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Food in your Fords

Carmaker looking at incorporating tomato skins into plastics used to build vehicles

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When I look at tomatoes, I see marinara.

When Ellen Lee looks at tomatoes, she sees wiring brackets and storage bins.

Lee holds a doctorate in chemical engineering, is a plastics research technical specialist for Ford and, along with H.J. Heinz Co., is looking at ways of incorporating tomato skins into the plastics used to build vehicles.

It's just the latest in a series of steps carmakers are taking to reduce their environmental footprints. In addition to testing tomato-skin plastics, Ford is already using soybeans, wheat straw, corn, rice hulls, and coconuts in various ways around the car. Research is underway into using dandelions, sugarcane and sweet potatoes in plastics as well.

Did you know you're likely driving around on tofu? Soybean-based foam is now a common stuffing for seat cushions and backs by a number of carmakers.

"We've been at this for quite some time, more than a decade. Our group has really been committed to improving the sustainability of the composites we use in our vehicles by adding renewable content -- things we can grow -- and recyclable content," Lee said.

"So we're really focusing on agricultural byproducts, particularly fibrous byproducts, we can use to reinforce the structural integrity of our plastics."

In the case of tomatoes, the collaboration with Heinz only makes sense. Heinz gets to add another profit centre from something that normally gets thrown away and Ford gets to reduce its footprint in a number of ways, and only part of it has to do with reducing the amount of petroleum used to make plastics.

Reducing the amount of energy used to build cars is another consideration.

"We do displace some of the petroleum and we also displace some of the fillers that are very energy-intensive," she said. "We use glass fibres, and as you can imagine, glass comes from sand, and sand has to be processed at very high temperatures. So that's one area we really reduce the energy used to make our vehicles."

When you consider that only one of Heinz's tomato products -- ketchup -- sells 650 million bottles a year, that's a lot of tomato skins that could instead go into cars.

The trick is matching the structural strength of the resulting plastic with the intended use. The plastic used in a glove box, for example, doesn't need the same level of strength or durability as the plastic used for an underbody shield, for instance.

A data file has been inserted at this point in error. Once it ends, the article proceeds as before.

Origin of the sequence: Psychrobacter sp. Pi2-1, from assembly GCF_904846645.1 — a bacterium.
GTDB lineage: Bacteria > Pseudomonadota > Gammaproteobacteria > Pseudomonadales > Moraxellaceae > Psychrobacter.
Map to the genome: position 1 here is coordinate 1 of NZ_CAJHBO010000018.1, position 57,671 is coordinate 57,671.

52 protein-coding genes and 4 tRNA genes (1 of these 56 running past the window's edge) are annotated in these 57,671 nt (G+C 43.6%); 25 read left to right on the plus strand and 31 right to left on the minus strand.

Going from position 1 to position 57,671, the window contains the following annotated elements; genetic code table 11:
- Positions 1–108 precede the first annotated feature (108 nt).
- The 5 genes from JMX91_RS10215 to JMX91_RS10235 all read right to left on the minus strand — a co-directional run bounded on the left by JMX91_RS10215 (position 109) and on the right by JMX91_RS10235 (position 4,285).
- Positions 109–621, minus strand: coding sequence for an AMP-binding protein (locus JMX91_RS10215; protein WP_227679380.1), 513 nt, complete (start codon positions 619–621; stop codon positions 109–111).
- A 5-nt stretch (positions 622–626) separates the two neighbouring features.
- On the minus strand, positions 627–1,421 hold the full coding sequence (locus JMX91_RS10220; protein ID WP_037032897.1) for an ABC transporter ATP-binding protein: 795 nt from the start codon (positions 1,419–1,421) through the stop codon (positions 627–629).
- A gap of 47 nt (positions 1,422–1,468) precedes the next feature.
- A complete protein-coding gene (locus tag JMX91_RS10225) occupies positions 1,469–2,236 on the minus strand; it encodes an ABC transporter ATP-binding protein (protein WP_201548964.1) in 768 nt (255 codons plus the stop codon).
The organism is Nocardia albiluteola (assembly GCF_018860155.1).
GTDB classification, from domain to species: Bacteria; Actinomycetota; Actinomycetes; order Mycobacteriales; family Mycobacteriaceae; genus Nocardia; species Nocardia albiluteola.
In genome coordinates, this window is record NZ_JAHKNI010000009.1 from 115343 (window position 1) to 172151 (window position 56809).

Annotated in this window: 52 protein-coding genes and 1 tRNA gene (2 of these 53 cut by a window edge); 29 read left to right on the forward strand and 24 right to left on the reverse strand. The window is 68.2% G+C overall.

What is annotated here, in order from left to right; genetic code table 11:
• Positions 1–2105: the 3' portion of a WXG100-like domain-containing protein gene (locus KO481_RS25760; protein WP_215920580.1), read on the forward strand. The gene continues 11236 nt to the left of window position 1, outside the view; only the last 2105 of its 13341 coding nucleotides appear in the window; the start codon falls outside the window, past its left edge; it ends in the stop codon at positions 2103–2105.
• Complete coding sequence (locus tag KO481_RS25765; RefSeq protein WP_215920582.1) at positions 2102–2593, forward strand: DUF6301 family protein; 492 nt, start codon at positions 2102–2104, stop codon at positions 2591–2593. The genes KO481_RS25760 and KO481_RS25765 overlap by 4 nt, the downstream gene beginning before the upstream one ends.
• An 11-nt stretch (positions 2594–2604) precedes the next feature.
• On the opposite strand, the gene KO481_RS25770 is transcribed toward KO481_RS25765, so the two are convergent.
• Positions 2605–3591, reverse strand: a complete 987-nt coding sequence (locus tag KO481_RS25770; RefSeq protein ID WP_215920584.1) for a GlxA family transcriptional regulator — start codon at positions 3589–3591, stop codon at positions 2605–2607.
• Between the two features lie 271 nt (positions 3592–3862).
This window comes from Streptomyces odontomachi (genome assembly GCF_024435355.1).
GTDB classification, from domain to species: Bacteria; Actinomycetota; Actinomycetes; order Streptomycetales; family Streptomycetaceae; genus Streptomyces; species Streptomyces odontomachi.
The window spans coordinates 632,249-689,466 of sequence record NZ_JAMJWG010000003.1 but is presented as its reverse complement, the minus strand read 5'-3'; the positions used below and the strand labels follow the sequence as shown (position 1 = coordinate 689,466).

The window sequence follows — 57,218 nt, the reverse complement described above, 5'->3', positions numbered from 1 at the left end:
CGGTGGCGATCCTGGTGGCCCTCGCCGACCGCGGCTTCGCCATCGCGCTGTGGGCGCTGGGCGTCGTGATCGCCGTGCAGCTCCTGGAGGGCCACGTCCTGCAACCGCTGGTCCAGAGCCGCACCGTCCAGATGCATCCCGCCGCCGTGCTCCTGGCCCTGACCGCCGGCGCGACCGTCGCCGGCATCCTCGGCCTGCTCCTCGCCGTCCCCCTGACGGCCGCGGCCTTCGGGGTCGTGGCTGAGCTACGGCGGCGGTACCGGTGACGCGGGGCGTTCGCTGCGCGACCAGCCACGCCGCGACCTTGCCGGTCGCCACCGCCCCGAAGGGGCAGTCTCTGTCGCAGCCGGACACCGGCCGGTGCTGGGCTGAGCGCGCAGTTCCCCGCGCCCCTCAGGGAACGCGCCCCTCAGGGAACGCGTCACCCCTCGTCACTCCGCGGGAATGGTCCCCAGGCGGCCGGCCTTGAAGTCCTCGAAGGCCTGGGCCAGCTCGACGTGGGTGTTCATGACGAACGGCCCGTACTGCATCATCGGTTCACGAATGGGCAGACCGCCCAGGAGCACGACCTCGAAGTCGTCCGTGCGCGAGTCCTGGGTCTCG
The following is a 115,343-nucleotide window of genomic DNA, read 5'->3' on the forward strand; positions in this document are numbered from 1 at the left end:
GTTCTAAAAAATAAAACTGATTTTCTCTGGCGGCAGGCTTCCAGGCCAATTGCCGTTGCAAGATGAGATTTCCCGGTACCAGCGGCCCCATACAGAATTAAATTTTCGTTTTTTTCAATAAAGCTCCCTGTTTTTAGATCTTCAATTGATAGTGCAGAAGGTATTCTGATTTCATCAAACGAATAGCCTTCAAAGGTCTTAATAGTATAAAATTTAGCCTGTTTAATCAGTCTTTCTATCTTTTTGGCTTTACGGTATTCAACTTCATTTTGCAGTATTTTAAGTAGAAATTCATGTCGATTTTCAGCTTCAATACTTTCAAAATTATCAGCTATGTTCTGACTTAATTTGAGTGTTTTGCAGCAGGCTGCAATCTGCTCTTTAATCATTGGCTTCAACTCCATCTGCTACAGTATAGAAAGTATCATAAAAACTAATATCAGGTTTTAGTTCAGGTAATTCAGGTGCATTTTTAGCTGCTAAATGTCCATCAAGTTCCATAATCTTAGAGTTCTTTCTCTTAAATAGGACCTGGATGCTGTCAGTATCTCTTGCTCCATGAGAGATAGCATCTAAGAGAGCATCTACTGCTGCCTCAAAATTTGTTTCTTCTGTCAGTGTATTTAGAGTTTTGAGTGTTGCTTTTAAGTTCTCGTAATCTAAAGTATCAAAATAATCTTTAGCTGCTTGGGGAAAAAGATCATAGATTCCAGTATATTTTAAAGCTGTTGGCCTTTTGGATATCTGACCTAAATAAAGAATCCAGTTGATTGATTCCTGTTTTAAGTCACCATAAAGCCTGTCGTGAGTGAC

The foods used to make car parts are either byproducts unusable as food or food produced in excess amounts, such as soybeans. The use of soybeans for seat cushions is not going to spark the great tofu famine of 2024.

Ford isn't the only carmaker using food and organic byproducts to make cars. Mazda claims to have produced the first bioplastic, which it says reduces reliance on fossil fuels and cuts the CO2 emissions of car manufacturing. "In addition," a Mazda presentation says, "its manufacture involves fermentation of natural materials such as starches and sugars. As a result, it requires 30 per cent less energy to produce than oil-based polypropylene plastics."

Mazda's bioplastic appears in such components as lower dash panels, consoles and glovebox lids.

Hyundai's new 2015 Genesis incorporates corn fibre in the headliner and soy foam in the seat cushions. And while it's not food, the current Elantra uses volcanic rock in the window pillars to also reduce the car's footprint. At sister company Kia, the Soul EV electric uses bio-based plastics and foam in a variety of locations.

Chrysler is using soybean foam as a sound-absorber and body sealer on the 2014 Jeep Cherokee and 2015 Chrysler 200. Chrysler said the soy-based material is not only more effective than the petroleum-based foam it replaces, it accomplishes the tasks of blocking noise and reinforcing body panels with less material. That means less energy to make the foam and less energy to move it once it's in the car.

Mercedes-Benz uses both coconut and wood fibres in the production of such cars as the new GLA-Class. The German carmaker said this reduces weight of the car and the amount of energy used in production. In addition, the use of natural fibres makes the components easier to recycle and "if recycled in the form of energy, they have an almost neutral CO2 balance, as only as much CO2 is released as the plant absorbed during its growth."

And if food in the car parts isn't enough, how about the gas tank? We're not quite at the point of putting food waste into a Mr. Fusion at the back of a time-travelling DeLorean, but Mercedes-Benz, in collaboration with chemical engineering companies Clariant and Haltermann, is working on ethanol made from wheat straw, a byproduct whose use also poses no threat to the foodchain.

Republished from the Winnipeg Free Press print edition June 21, 2014 D4

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